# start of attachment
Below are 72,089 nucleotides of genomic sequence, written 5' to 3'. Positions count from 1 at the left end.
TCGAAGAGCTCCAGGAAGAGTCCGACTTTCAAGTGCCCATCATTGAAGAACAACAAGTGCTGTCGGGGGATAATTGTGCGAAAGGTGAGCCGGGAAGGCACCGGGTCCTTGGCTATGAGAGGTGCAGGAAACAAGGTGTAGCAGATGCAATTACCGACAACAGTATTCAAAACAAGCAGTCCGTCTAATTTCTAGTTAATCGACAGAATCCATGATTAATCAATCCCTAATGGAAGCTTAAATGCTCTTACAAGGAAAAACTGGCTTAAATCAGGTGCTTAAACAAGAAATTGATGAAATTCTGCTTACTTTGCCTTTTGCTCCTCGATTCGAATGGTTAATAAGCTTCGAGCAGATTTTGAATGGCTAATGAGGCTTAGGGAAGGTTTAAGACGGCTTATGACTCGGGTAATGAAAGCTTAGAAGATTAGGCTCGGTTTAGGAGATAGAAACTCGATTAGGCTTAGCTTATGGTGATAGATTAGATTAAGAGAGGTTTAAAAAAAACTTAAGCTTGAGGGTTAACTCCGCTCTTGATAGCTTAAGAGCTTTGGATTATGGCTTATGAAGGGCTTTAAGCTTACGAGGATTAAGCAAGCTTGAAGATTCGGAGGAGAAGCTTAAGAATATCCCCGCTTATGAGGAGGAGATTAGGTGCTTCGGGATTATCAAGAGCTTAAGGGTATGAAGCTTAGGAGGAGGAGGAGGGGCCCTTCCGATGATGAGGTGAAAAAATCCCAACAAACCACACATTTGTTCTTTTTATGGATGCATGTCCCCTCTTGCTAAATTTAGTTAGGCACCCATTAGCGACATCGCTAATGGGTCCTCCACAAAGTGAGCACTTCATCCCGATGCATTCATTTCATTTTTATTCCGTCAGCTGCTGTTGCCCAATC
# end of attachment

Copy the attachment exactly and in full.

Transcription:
Below are 72,089 nucleotides of genomic sequence, written 5' to 3'. Positions count from 1 at the left end.
TCGAAGAGCTCCAGGAAGAGTCCGACTTTCAAGTGCCCATCATTGAAGAACAACAAGTGCTGTCGGGGGATAATTGTGCGAAAGGTGAGCCGGGAAGGCACCGGGTCCTTGGCTATGAGAGGTGCAGGAAACAAGGTGTAGCAGATGCAATTACCGACAACAGTATTCAAAACAAGCAGTCCGTCTAATTTCTAGTTAATCGACAGAATCCATGATTAATCAATCCCTAATGGAAGCTTAAATGCTCTTACAAGGAAAAACTGGCTTAAATCAGGTGCTTAAACAAGAAATTGATGAAATTCTGCTTACTTTGCCTTTTGCTCCTCGATTCGAATGGTTAATAAGCTTCGAGCAGATTTTGAATGGCTAATGAGGCTTAGGGAAGGTTTAAGACGGCTTATGACTCGGGTAATGAAAGCTTAGAAGATTAGGCTCGGTTTAGGAGATAGAAACTCGATTAGGCTTAGCTTATGGTGATAGATTAGATTAAGAGAGGTTTAAAAAAAACTTAAGCTTGAGGGTTAACTCCGCTCTTGATAGCTTAAGAGCTTTGGATTATGGCTTATGAAGGGCTTTAAGCTTACGAGGATTAAGCAAGCTTGAAGATTCGGAGGAGAAGCTTAAGAATATCCCCGCTTATGAGGAGGAGATTAGGTGCTTCGGGATTATCAAGAGCTTAAGGGTATGAAGCTTAGGAGGAGGAGGAGGGGCCCTTCCGATGATGAGGTGAAAAAATCCCAACAAACCACACATTTGTTCTTTTTATGGATGCATGTCCCCTCTTGCTAAATTTAGTTAGGCACCCATTAGCGACATCGCTAATGGGTCCTCCACAAAGTGAGCACTTCATCCCGATGCATTCATTTCATTTTTATTCCGTCAGCTGCTGTTGCCCAATC